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Watering my flock

post #1 of 9
Thread Starter 

For the past 2 years keeping fresh water available for my flock during the winter here in the North East has been a real challenge.  I have purchased the plastic heated water containers but they all have cracked during the winter and quite honestly are a pain to fill. 

post #2 of 9

Welcome to BYC.

 

OK... there are sooooooooooo many options. First, I live on the front range in Colorado. Weather temps in the winter similar to yours. Though mild this past winter, last winter we had over a week stretch of sub zero weather with daytime highs in single digits. My watering system worked like a champ although there WERE a couple of mornings when some of the nipples had iced up and I had to thaw them with my fingers... a matter of rubbing them for a minute or so thawed them right out and they were fine the rest of the day.

 

I use 5 gallon buckets with horizontal nipples located ~ 2" above the bottom of the bucket (keeps sunken debris from clogging them and keeps them up near the top of the heat sink). I place a chunk of paver/patio brick in the bottom of the bucket as a heat sink. I use a submersible heating unit resting directly on the brick at the bottom with additional brick pieces on top to hold it in place. I cover the bucket with a sealed lid and run the power cable through a hole I cut in the center of the lid. This keeps added humidity out of the coop, holds the heat in rather than letting it escape, and keeps unwanted debris from getting into the bucket.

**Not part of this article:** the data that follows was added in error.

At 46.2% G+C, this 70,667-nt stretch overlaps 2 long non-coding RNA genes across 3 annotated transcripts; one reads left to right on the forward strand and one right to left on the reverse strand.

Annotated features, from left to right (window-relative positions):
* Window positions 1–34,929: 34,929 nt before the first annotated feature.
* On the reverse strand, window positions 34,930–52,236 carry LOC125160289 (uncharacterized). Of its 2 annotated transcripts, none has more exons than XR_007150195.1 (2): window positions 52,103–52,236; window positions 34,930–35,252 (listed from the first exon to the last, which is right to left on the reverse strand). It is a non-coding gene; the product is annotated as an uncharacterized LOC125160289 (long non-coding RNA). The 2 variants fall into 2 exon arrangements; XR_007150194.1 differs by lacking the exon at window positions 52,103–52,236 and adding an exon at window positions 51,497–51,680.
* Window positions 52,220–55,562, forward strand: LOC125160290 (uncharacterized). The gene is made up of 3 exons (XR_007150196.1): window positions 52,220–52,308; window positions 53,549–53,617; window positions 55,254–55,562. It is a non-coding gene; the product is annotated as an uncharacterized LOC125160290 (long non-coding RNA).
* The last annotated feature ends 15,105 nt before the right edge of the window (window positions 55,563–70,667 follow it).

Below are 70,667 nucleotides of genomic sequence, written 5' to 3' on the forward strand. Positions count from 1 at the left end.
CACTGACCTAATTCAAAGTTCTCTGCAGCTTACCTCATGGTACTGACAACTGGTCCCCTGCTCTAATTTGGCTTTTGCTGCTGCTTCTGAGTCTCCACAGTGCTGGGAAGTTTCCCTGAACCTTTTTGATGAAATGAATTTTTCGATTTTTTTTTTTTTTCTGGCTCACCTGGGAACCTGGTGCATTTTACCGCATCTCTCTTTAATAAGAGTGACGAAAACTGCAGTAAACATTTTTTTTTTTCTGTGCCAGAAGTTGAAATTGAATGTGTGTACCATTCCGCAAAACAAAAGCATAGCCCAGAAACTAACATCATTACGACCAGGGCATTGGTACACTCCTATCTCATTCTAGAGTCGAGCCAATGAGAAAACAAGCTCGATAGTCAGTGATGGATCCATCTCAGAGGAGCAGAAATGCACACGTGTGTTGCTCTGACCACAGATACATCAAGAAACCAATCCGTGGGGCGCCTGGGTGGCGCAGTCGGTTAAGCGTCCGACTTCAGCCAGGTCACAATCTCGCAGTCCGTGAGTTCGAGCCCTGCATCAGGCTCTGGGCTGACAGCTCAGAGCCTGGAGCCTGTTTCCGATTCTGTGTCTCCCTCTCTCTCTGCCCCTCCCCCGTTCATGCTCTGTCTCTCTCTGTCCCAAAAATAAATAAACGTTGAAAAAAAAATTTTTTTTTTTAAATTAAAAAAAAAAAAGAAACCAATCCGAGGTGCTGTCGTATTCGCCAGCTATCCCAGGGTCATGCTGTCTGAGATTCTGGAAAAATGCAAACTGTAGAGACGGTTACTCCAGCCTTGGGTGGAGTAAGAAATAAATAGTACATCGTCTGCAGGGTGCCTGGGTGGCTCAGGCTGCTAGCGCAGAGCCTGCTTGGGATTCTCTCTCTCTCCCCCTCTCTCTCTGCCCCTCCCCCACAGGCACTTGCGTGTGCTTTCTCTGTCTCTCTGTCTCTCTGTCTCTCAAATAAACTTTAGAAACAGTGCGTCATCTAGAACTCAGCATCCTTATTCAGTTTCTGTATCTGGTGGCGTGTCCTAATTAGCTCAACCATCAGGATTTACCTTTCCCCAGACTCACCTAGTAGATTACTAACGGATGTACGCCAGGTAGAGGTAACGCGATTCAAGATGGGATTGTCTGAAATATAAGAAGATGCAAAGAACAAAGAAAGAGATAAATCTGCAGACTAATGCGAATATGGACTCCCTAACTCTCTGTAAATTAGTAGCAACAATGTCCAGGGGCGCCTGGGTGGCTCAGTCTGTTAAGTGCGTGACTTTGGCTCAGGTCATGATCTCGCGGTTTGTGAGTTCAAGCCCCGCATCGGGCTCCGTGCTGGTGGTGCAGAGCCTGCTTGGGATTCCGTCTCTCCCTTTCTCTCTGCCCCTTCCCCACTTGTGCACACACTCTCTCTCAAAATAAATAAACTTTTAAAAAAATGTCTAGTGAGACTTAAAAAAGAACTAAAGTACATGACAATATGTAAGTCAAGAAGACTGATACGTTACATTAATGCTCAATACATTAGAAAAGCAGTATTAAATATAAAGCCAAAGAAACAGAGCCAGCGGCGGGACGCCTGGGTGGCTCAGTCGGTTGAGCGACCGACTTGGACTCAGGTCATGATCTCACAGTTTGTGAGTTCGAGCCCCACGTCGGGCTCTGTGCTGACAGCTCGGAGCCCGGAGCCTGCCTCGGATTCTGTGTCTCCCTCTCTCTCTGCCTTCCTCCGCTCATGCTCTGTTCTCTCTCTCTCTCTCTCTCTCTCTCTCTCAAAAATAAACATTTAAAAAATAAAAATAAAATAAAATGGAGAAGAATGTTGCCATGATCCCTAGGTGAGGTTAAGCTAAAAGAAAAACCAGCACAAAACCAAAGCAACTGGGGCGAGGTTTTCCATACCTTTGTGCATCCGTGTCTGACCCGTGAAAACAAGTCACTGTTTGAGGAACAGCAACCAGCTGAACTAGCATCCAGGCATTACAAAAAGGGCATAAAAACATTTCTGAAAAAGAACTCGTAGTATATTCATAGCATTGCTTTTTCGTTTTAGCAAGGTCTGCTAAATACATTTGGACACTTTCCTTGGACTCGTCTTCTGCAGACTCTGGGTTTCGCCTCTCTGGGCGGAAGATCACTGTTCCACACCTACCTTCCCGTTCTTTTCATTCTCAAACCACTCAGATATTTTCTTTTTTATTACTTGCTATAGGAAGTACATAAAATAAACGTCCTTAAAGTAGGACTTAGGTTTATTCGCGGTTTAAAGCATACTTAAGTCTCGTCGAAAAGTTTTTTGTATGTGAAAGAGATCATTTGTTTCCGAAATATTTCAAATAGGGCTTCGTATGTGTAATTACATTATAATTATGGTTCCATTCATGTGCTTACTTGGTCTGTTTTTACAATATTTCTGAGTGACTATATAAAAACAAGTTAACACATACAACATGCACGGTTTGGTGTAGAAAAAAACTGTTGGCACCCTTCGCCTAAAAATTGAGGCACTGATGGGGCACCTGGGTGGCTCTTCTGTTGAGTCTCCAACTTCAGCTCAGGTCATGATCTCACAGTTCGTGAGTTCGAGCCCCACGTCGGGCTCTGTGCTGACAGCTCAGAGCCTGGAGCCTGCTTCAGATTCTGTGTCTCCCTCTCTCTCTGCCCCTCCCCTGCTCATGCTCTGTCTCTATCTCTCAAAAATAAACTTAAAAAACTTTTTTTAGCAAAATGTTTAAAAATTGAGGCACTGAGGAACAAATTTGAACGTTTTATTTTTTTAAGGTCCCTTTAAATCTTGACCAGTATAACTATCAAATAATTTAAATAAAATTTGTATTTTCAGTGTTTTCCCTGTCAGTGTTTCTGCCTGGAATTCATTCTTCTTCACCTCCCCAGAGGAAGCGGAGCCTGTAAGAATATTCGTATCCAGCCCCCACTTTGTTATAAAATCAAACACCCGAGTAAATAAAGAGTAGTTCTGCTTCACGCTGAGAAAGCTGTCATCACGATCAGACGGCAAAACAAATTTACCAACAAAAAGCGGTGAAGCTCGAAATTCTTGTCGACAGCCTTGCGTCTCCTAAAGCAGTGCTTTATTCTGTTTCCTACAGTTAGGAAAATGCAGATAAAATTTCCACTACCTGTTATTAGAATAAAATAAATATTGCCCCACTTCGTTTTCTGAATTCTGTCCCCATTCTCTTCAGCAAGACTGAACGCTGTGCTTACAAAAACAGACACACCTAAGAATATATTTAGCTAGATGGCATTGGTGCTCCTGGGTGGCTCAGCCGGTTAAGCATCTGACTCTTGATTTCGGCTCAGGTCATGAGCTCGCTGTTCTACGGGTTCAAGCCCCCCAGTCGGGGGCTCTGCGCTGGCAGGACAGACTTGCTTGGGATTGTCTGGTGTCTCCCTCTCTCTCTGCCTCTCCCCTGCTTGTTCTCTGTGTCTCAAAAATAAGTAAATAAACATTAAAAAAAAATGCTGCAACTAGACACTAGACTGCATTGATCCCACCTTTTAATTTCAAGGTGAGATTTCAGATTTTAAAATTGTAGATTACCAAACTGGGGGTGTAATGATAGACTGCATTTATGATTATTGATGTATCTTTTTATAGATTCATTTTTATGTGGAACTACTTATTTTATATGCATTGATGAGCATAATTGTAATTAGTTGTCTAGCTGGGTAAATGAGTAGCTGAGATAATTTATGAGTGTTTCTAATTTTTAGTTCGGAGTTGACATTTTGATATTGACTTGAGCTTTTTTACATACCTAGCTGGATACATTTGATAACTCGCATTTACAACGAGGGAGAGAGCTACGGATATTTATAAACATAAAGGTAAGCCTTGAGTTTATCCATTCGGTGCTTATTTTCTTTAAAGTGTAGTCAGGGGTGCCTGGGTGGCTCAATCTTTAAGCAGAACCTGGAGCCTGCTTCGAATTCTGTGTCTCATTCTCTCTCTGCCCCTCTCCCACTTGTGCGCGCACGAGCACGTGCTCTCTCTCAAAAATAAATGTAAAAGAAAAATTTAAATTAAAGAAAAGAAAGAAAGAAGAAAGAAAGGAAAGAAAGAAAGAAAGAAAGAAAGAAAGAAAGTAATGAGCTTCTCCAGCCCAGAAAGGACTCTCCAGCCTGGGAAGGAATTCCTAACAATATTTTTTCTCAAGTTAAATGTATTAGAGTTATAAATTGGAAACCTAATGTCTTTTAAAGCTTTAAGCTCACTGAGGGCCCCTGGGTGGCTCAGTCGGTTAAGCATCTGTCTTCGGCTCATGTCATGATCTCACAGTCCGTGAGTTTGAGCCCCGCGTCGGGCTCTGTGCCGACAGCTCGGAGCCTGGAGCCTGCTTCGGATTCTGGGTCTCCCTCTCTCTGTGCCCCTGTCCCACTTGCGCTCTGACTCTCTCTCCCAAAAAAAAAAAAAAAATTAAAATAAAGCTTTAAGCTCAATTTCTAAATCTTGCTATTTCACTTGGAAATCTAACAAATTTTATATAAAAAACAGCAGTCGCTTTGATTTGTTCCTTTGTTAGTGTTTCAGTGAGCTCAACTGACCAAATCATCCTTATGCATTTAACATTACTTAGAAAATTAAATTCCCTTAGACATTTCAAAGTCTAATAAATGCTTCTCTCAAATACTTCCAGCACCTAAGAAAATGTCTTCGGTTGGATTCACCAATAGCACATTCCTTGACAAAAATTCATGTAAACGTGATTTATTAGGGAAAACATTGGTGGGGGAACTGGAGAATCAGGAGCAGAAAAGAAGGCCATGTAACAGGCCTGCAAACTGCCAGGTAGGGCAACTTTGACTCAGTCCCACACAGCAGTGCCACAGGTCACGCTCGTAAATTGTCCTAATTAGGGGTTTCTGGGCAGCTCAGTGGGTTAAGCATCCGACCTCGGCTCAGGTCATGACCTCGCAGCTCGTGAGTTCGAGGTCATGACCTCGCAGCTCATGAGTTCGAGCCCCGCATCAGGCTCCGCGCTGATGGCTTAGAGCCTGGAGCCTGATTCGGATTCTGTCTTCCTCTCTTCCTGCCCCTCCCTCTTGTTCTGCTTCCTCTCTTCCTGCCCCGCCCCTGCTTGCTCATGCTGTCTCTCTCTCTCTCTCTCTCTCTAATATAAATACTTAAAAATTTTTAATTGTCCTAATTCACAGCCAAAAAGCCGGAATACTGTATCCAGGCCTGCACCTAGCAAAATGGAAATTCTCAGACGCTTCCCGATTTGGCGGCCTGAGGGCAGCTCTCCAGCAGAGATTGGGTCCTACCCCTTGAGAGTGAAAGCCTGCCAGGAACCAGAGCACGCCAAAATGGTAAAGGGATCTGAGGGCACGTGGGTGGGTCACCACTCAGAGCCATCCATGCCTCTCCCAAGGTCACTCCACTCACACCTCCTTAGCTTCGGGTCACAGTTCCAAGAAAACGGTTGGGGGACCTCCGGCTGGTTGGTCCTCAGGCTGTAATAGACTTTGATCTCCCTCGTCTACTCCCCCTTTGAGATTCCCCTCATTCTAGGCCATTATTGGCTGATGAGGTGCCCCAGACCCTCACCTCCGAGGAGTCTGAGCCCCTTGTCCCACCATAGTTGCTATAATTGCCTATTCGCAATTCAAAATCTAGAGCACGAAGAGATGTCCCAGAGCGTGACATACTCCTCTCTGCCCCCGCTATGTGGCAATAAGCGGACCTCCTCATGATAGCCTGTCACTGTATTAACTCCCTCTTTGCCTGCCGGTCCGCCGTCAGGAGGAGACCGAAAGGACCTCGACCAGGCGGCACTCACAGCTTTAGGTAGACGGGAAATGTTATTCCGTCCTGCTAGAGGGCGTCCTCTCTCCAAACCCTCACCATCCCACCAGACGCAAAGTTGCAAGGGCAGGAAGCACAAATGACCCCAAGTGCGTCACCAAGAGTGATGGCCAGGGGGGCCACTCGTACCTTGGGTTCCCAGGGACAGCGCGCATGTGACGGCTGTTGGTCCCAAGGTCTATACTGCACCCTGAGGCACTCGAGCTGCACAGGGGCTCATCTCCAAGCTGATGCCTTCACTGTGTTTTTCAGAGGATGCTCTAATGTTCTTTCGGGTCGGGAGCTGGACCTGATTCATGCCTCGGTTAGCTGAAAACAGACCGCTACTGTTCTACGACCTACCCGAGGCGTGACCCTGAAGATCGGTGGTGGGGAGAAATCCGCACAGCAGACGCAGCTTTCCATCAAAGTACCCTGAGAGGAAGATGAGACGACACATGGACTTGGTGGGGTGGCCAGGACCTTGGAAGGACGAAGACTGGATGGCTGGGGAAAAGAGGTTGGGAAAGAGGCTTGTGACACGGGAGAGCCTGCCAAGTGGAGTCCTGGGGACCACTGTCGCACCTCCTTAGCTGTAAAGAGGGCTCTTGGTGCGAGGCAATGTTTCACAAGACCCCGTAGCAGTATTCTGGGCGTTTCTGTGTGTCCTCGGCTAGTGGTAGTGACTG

Here's what it looks like:

 You'll notice some ice around the rim on the left picture because I had too many of these buckets plugged into one circuit and popped the breaker. When I realized the issue, I reset the breaker and moved 2 buckets to a different circuit :/  The heater unit is an auto on/off unit that comes on when  the water temp drops below 40 degrees, stays on for s short time, then shuts off.

 

This is the unit I use (4 in 4 buckets) and it's being used now for it's second year with zero issues across the board. The support frame will NOT fit in the 5 gallon bucket so I disposed of it. I have never had one melt through the side of a bucket. I HAVE had them melt through the plastic coop netting you see in the background when I hung it up to empty/clean/refill the bucket.

 

 

 

http://www.tractorsupply.com/tsc/product/allied-precision-sinking-de-icer-1500-w?cm_vc=-10005

I used FF: http://goo.gl/IT5HSh Details Here: http://goo.gl/dCdw6h  Start Easy video: http://goo.gl/QP5rSx

DLM/deep litter method: http://goo.gl/YHg2p0 My old CO coop(s): http://goo.gl/v9qdFa  URL shortener:  https://goo.gl/

I owned: BOs/BAs/New Hampshires/Delawares/White Wyandottes when in CO.

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I used FF: http://goo.gl/IT5HSh Details Here: http://goo.gl/dCdw6h  Start Easy video: http://goo.gl/QP5rSx

DLM/deep litter method: http://goo.gl/YHg2p0 My old CO coop(s): http://goo.gl/v9qdFa  URL shortener:  https://goo.gl/

I owned: BOs/BAs/New Hampshires/Delawares/White Wyandottes when in CO.

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post #3 of 9